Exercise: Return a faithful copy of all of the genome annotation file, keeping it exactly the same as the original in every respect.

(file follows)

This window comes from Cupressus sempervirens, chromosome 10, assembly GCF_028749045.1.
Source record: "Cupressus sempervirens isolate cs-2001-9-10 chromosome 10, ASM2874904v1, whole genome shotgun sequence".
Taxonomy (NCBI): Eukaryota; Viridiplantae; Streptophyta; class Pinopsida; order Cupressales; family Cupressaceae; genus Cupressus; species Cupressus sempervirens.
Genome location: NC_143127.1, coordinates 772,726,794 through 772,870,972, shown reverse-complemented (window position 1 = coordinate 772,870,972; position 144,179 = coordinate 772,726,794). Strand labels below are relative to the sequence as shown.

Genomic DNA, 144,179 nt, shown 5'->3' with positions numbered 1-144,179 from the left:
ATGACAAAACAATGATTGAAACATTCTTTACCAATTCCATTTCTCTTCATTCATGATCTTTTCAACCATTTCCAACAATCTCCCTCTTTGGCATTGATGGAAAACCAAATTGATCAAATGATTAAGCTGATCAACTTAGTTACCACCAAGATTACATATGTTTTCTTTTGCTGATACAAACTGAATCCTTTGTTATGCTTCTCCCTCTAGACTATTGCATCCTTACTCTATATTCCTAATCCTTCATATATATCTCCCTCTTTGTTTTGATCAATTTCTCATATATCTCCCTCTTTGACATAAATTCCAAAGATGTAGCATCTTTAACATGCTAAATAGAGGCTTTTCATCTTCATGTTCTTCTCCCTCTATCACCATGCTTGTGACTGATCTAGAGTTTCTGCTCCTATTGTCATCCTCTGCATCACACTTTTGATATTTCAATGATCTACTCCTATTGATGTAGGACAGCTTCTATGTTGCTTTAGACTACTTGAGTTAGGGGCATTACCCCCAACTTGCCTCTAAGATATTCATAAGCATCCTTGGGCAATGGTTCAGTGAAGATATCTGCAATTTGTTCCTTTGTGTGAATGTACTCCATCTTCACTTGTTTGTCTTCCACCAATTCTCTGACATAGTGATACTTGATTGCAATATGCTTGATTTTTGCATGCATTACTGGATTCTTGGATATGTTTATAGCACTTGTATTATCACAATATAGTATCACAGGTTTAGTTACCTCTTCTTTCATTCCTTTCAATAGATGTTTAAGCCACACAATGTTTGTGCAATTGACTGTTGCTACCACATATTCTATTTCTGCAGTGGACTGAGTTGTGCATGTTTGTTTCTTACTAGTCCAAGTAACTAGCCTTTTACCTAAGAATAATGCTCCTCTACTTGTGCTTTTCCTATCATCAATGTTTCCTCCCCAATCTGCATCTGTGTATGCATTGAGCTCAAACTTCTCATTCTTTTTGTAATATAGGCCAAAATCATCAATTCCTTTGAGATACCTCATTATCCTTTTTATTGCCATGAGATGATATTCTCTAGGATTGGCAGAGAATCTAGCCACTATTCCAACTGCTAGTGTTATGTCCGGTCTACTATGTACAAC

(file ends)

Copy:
This window comes from Cupressus sempervirens, chromosome 10, assembly GCF_028749045.1.
Source record: "Cupressus sempervirens isolate cs-2001-9-10 chromosome 10, ASM2874904v1, whole genome shotgun sequence".
Taxonomy (NCBI): Eukaryota; Viridiplantae; Streptophyta; class Pinopsida; order Cupressales; family Cupressaceae; genus Cupressus; species Cupressus sempervirens.
Genome location: NC_143127.1, coordinates 772,726,794 through 772,870,972, shown reverse-complemented (window position 1 = coordinate 772,870,972; position 144,179 = coordinate 772,726,794). Strand labels below are relative to the sequence as shown.

Genomic DNA, 144,179 nt, shown 5'->3' with positions numbered 1-144,179 from the left:
ATGACAAAACAATGATTGAAACATTCTTTACCAATTCCATTTCTCTTCATTCATGATCTTTTCAACCATTTCCAACAATCTCCCTCTTTGGCATTGATGGAAAACCAAATTGATCAAATGATTAAGCTGATCAACTTAGTTACCACCAAGATTACATATGTTTTCTTTTGCTGATACAAACTGAATCCTTTGTTATGCTTCTCCCTCTAGACTATTGCATCCTTACTCTATATTCCTAATCCTTCATATATATCTCCCTCTTTGTTTTGATCAATTTCTCATATATCTCCCTCTTTGACATAAATTCCAAAGATGTAGCATCTTTAACATGCTAAATAGAGGCTTTTCATCTTCATGTTCTTCTCCCTCTATCACCATGCTTGTGACTGATCTAGAGTTTCTGCTCCTATTGTCATCCTCTGCATCACACTTTTGATATTTCAATGATCTACTCCTATTGATGTAGGACAGCTTCTATGTTGCTTTAGACTACTTGAGTTAGGGGCATTACCCCCAACTTGCCTCTAAGATATTCATAAGCATCCTTGGGCAATGGTTCAGTGAAGATATCTGCAATTTGTTCCTTTGTGTGAATGTACTCCATCTTCACTTGTTTGTCTTCCACCAATTCTCTGACATAGTGATACTTGATTGCAATATGCTTGATTTTTGCATGCATTACTGGATTCTTGGATATGTTTATAGCACTTGTATTATCACAATATAGTATCACAGGTTTAGTTACCTCTTCTTTCATTCCTTTCAATAGATGTTTAAGCCACACAATGTTTGTGCAATTGACTGTTGCTACCACATATTCTATTTCTGCAGTGGACTGAGTTGTGCATGTTTGTTTCTTACTAGTCCAAGTAACTAGCCTTTTACCTAAGAATAATGCTCCTCTACTTGTGCTTTTCCTATCATCAATGTTTCCTCCCCAATCTGCATCTGTGTATGCATTGAGCTCAAACTTCTCATTCTTTTTGTAATATAGGCCAAAATCATCAATTCCTTTGAGATACCTCATTATCCTTTTTATTGCCATGAGATGATATTCTCTAGGATTGGCAGAGAATCTAGCCACTATTCCAACTGCTAGTGTTATGTCCGGTCTACTATGTACAAC